[Federal Register Volume 68, Number 186 (Thursday, September 25, 2003)]
[Notices]
[Pages 55416-55421]
From the Federal Register Online via the Government Printing Office [www.gpo.gov]
[FR Doc No: 03-24204]


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NUCLEAR REGULATORY COMMISSION


Notice of Availability of Model Application Concerning Technical 
Specification Improvement To Eliminate Hydrogen Recombiner Requirement, 
and Relax the Hydrogen and Oxygen Monitor Requirements for Light Water 
Reactors Using the Consolidated Line Item Improvement Process

AGENCY: Nuclear Regulatory Commission.

ACTION: Notice of availability.

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SUMMARY: Notice is hereby given that the staff of the Nuclear 
Regulatory Commission (NRC) has prepared a model safety evaluation 
(SE), a model no significant hazards consideration (NSHC) 
determination, and a model application relating to the elimination of 
hydrogen recombiner requirements, and relaxation of the hydrogen and 
oxygen monitor requirements for Light Water Reactors (LWRs). The 
purpose of these models is to permit the NRC to efficiently process 
amendments that propose to remove requirements for hydrogen 
recombiners, and hydrogen and oxygen monitors from Technical 
Specifications (TS). Licensees of nuclear power reactors to which the 
models apply may request amendments using the model application.

DATES: The NRC staff issued a Federal Register Notice (67 FR 50374, 
August 2, 2002) soliciting comments on a model safety SE and a model 
NSHC determination for the elimination of requirements for hydrogen 
recombiners, and hydrogen and oxygen monitors from TS. The NRC staff 
hereby announces that the attached model SE and model NSHC 
determination (which differ only slightly from the versions previously 
published) may be referenced in plant-specific applications to 
eliminate requirements for hydrogen recombiners, and hydrogen and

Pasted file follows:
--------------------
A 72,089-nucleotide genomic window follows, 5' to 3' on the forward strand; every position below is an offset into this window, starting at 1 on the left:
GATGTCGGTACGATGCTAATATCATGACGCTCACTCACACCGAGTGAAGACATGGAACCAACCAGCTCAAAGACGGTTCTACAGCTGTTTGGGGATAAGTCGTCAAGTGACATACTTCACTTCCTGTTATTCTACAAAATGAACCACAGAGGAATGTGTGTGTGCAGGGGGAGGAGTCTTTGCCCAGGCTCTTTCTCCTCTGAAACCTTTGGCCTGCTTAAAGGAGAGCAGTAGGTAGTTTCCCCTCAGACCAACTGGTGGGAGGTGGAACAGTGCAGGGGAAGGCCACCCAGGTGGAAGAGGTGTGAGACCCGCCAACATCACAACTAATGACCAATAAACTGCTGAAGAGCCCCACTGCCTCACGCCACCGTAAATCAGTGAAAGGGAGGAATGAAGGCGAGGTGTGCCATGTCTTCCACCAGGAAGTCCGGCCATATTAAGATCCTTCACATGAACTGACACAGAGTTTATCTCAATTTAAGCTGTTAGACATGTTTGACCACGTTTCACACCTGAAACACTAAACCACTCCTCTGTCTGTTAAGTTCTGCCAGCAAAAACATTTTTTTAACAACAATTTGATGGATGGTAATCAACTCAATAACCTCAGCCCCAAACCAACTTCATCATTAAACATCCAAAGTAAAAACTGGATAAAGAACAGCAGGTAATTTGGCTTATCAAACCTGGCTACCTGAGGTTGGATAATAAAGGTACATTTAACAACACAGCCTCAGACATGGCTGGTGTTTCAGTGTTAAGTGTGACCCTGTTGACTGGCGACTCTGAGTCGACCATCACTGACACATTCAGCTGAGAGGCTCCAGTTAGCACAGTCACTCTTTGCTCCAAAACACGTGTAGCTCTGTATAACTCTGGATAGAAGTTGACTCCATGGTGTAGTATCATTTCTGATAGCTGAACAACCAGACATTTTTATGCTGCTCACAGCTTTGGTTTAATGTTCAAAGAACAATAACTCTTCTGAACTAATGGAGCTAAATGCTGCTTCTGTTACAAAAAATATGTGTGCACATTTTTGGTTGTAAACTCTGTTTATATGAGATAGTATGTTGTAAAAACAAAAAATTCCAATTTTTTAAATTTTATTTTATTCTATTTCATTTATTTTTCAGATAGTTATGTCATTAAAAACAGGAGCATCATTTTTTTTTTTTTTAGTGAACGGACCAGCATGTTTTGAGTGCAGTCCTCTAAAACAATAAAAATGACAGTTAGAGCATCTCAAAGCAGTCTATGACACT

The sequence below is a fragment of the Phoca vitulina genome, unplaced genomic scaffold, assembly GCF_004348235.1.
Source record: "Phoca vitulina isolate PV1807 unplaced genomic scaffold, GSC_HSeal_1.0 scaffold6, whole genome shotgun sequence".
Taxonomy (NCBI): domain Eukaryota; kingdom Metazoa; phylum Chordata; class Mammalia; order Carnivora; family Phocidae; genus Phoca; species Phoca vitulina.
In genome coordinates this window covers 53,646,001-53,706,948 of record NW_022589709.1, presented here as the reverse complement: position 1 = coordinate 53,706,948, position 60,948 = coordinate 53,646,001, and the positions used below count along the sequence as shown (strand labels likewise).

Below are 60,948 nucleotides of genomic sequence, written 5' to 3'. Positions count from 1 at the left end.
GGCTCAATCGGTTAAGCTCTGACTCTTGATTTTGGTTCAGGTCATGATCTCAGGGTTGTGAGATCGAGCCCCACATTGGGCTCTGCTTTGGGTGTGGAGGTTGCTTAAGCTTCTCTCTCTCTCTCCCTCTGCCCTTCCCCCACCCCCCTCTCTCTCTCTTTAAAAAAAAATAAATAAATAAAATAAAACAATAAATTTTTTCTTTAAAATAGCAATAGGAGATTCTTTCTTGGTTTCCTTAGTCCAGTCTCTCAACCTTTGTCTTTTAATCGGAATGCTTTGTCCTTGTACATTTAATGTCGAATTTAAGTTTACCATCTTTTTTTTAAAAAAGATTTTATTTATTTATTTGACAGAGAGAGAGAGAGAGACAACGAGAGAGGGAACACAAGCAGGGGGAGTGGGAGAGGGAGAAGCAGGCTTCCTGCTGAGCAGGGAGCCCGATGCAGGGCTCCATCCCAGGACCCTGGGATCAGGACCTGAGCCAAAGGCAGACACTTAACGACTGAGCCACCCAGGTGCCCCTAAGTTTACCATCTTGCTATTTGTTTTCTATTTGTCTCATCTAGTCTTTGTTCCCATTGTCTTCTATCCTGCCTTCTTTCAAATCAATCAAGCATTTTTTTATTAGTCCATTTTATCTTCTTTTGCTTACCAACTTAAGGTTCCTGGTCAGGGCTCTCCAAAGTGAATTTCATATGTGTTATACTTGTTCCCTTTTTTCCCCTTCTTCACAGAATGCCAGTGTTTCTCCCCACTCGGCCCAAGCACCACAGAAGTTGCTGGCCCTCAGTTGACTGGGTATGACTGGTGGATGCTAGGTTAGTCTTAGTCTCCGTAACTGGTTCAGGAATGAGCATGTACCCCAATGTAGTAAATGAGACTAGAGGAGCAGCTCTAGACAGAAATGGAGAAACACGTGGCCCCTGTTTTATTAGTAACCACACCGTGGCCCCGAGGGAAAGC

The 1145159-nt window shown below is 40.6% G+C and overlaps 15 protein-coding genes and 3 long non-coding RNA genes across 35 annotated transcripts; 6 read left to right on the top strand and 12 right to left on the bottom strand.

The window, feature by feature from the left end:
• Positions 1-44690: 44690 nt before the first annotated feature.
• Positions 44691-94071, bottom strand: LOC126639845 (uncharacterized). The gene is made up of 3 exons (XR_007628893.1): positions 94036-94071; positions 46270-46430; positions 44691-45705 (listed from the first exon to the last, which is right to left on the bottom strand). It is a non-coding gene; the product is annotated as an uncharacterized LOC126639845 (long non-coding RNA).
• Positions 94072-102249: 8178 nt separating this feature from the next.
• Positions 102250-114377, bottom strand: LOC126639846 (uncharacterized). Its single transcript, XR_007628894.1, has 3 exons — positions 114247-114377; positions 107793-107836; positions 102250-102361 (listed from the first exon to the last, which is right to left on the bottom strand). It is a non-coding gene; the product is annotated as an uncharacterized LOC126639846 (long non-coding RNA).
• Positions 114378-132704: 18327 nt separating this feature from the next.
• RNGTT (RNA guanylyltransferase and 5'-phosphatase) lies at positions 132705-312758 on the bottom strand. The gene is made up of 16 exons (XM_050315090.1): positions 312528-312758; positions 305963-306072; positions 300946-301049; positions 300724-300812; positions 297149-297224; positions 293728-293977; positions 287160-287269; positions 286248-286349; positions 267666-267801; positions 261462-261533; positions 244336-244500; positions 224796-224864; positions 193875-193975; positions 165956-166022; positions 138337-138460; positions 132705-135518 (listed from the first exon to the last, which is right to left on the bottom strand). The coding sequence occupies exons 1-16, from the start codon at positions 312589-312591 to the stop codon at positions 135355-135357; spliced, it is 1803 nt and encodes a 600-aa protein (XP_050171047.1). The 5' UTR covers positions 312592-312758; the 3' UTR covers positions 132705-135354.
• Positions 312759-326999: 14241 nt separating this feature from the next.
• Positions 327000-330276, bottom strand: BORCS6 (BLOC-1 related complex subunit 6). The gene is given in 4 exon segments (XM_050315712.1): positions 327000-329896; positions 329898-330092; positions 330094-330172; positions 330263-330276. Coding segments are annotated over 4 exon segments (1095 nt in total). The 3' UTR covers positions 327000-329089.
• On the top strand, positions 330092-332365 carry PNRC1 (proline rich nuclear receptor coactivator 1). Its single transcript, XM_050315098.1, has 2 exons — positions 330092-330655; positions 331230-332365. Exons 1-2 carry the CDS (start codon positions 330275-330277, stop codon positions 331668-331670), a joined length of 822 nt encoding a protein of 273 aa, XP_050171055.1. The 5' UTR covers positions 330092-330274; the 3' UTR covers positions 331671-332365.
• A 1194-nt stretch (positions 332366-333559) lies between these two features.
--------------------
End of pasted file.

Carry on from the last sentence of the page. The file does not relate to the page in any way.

oxygen monitors from TS. The staff has posted a model application on 
the NRC web site to assist licensees in using the consolidated line 
item improvement process (CLIIP) to apply for the proposed TS change. 
The NRC staff can most efficiently consider applications based upon the 
model application if the application is submitted within a year of this 
Federal Register Notice.

FOR FURTHER INFORMATION CONTACT: William Reckley, Mail Stop: O-7D1, 
Division of Licensing Project Management, Office of Nuclear Reactor 
Regulation, U.S. Nuclear Regulatory Commission, Washington, DC 20555-
0001, telephone 301-415-1323.

[[Page 55417]]


SUPPLEMENTARY INFORMATION:

Background

    Regulatory Issue Summary 2000-06, ``Consolidated Line Item 
Improvement Process for Adopting Standard Technical Specification 
Changes for Power Reactors,'' was issued on March 20, 2000. The CLIIP 
is intended to improve the efficiency of NRC licensing processes. This 
is accomplished by processing proposed changes to the standard 
technical specifications (STS) in a manner that supports subsequent 
license amendment applications. The CLIIP includes an opportunity for 
the public to comment on proposed changes to the STS following a 
preliminary assessment by the NRC staff and finding that the change 
will likely be offered for adoption by licensees. The NRC staff 
evaluates any comments received for a proposed change to the STS and 
either reconsiders the change or proceeds with announcing the 
availability of the change for proposed adoption by licensees. Those 
licensees opting to apply for the subject change to TS are responsible 
for reviewing the staff's evaluation, referencing the applicable 
technical justifications, and providing any necessary plant-specific 
information. Each amendment application made in response to the notice 
of availability will be processed and noticed in accordance with 
applicable rules and NRC procedures.
    This notice involves the elimination of requirements for hydrogen 
recombiners, and hydrogen and oxygen monitors in TS for LWRs. This 
proposed change was proposed for incorporation into the STS and is 
designated TSTF-447, Revision 1. TSTF-447, Revision 1 is supported by 
the implementation of a revision to 10 CFR 50.44, ``Standards for 
Combustible Gas Control System in Light-Water-Cooled Power Reactors.'' 
The amended standards eliminated the need for requirements for hydrogen 
recombiners and for hydrogen and oxygen monitors in TS. TSTF-447, 
Revision 1 can be viewed on the NRC Web site (www.nrc.gov).

Applicability

    This proposed change to remove requirements for hydrogen 
recombiners, and hydrogen and oxygen monitors from TS is applicable to 
LWRs (i.e., all operating plants).
    To efficiently process the incoming license amendment applications, 
the staff requests each licensee applying for the changes addressed by 
TSTF-447, Revision 1 using the CLIIP to address the following plant-
specific verifications and regulatory commitments. The CLIIP does not 
prevent licensees from requesting an alternative approach or proposing 
the changes without the requested verifications and regulatory 
commitments. Variations from the approach recommended in this notice 
may, however, require additional review by the NRC staff and may 
increase the time and resources needed for the review. In making the 
requested regulatory commitments, each licensee should state: (1) That 
the subject capability exists (or will be developed) and will be